MAN OF STEEL Review: Look! Up in the Sky! On Second Thought, Don’t Bother
The line in the Spider-Man mythos goes like this: “With great power comes great responsibility.”
But Spider-Man isn’t Superman. Superman is the ultimate. Superman is the superhero’s superhero. Superman has been a symbol of America and Americana since his Action Comics debut in 1938. Superman has sold everything from comic books to war bonds, and his likeness – and all that comes with it – has been used to represent everything from breakfast cereal to the United States National Guard. Superman is more than a superhero, more than a superhero’s superhero; Superman is a cultural icon. As such, for him, with great power not only comes great responsibility, but also great expectations.
Filmmakers have failed to meet these expectations before. Most recently, there was much disappointment in writer/director Bryan Singer‘s Superman Returns (2006), a franchise reboot that seemed long overdue, particularly after the much-beloved Superman and Superman II (1978 and 1980, respectively) fell into disrepair with two additional dreadful sequels in 1983 and 1987.
Further increasing those expectations are the cinematic successes enjoyed by DC Comics’ rival, Marvel Comics, and its stable of Avengers- and X-Men-related titles, as well as an intramural rivalry with the Batman franchise and the recent financial and critical success that director Christopher Nolan enjoyed with the Dark Knight Trilogy. In fact, Warner Brothers went so far as to recruit Nolan to produce and co-write this current reboot, hoping, I am sure, to capture some of that Dark Knight mojo.
Unfortunately for the red-caped Kryptonian, the strategy failed. Rather than attempt to recapture what has made Superman Superman for 75 years, the filmmakers took the character down a darker, more brooding path (Dark Knight lite?), and in the process completely sucked the joy – and the life – out of the character.
In the hands of director Zack Snyder, Man of Steel relaunches with Jor-El (Russell Crowe) and Lara Lor-Van (Ayelet Zurer) welcoming into the world of Krypton their son, Kal-El, as their planet rests on the brink of destruction due to an unstable core. Krypton’s military leader, General Zod (Michael Shannon), attempts to overthrow the government in an effort to save the planet the way he sees fit, but he and his devotees are stopped and banished to the Phantom Zone. Before Krypton implodes, Kal-El is sent by his parents to Earth, the planet most like Krypton, but a planet that will make Kal-El special.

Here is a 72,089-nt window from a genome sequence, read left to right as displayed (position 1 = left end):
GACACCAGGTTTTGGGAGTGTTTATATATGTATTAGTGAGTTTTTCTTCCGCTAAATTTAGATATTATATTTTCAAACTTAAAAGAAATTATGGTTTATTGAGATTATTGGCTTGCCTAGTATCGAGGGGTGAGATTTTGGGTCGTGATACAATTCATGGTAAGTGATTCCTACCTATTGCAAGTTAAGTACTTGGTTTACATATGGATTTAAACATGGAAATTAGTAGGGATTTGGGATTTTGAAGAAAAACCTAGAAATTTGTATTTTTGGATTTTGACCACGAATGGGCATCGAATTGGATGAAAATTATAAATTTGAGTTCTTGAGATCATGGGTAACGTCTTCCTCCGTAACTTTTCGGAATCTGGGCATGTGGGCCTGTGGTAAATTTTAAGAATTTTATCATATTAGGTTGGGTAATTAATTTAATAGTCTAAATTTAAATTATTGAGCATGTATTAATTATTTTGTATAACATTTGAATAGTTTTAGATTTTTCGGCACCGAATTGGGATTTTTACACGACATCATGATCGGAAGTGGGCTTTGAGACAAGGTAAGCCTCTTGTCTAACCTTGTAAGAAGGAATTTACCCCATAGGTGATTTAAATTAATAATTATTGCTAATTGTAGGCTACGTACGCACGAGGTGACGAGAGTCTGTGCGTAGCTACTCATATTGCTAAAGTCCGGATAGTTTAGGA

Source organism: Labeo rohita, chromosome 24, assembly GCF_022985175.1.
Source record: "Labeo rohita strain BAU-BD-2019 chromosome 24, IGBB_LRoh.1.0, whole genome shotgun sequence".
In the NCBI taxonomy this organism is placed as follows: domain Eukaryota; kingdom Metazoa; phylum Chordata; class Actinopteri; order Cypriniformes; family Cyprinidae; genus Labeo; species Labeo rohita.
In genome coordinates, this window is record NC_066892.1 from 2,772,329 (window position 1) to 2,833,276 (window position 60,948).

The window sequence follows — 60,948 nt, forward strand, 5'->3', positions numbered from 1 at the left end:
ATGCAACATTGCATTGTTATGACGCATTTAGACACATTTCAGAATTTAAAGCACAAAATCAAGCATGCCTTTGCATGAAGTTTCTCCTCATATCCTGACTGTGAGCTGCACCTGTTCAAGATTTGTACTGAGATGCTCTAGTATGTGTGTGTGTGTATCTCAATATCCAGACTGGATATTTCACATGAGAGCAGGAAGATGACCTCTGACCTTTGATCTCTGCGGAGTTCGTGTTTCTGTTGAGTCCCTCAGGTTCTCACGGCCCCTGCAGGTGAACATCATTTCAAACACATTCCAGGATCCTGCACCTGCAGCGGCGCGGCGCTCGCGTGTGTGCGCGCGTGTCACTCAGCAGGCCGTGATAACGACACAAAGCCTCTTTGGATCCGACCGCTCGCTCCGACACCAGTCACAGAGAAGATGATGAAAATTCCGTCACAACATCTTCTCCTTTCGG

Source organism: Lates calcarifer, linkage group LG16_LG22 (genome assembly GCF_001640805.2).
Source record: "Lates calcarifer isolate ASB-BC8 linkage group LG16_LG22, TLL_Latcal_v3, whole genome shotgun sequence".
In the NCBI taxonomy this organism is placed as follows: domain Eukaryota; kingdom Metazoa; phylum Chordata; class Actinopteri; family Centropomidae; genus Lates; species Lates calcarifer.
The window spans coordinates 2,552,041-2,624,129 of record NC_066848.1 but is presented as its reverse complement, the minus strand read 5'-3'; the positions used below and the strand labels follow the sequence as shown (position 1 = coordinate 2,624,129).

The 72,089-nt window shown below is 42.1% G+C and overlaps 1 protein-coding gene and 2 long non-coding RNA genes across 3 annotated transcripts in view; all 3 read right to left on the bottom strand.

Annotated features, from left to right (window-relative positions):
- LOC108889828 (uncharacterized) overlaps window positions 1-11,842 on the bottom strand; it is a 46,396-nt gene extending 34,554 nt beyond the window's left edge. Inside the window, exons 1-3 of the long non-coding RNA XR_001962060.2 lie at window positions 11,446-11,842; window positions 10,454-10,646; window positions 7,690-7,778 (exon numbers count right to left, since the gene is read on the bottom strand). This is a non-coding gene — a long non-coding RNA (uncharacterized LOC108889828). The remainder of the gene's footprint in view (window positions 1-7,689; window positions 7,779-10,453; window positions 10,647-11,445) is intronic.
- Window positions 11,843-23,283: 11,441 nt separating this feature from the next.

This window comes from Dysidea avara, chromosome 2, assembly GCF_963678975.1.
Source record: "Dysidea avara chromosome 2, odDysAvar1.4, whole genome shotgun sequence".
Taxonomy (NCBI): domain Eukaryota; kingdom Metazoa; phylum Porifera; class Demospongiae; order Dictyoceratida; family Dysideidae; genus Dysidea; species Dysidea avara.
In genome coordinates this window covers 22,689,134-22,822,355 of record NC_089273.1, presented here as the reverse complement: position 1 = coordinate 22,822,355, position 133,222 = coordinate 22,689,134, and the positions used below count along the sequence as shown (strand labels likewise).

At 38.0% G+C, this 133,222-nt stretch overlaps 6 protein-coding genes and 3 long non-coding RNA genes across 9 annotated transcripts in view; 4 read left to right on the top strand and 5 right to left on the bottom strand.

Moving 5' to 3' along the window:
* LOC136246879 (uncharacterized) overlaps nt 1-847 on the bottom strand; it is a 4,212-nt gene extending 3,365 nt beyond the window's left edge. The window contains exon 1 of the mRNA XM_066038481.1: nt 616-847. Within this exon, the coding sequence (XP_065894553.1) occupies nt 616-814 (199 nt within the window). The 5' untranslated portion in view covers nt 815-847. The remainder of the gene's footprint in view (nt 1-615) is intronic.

His ship lands on the farm of Jonathan and Martha Kent (Kevin Costner and Diane Lane), who name him Clark (Henry Cavill) and raise him as their own. As he grows, he develops super powers that Jonathan teaches him to control and hide from the public, lest Clark be seen as an outcast.
Zod, having been freed from the Phantom Zone with the implosion of Krypton, spends decades searching for Kal-El with the hope of rebuilding the Kryptonian race, but the cost for that rebuilding will be the planetary genocide of Earth. Clark, whose powers have been discovered by Pulitzer prize-winning reporter Lois Lane (Amy Adams), intends to save the world that he has called home all his life.
It all sounds so very exciting, and yet the majority of the film runs the gamut between dull and joyless, with long stretches of atmosphere and pensiveness and more atmosphere between the occasional actions scenes, particularly early in the film when you need to engage the viewer as much as possible. This makes the creative effort something that is worried more about how it looks than about how it delivers. If it’s possible for a film to preen, Man of Steel does it.
The majority of Snyder’s shot selections are of the Les Miserables variety – shaky handheld efforts with an inordinate number of close-ups that grow increasingly annoying. One of the scenes I was most looking forward to – the one where young Clark saves his classmates from drowning on a bus sinking in a river – was ruined by too many close-up shots which prevented any sense of the greater peril the children were in. It’s a spectacular situation that would benefit from giving the audience the big picture, but the entire sequence comes off as nothing more than a series of shots that get the point across and nothing else.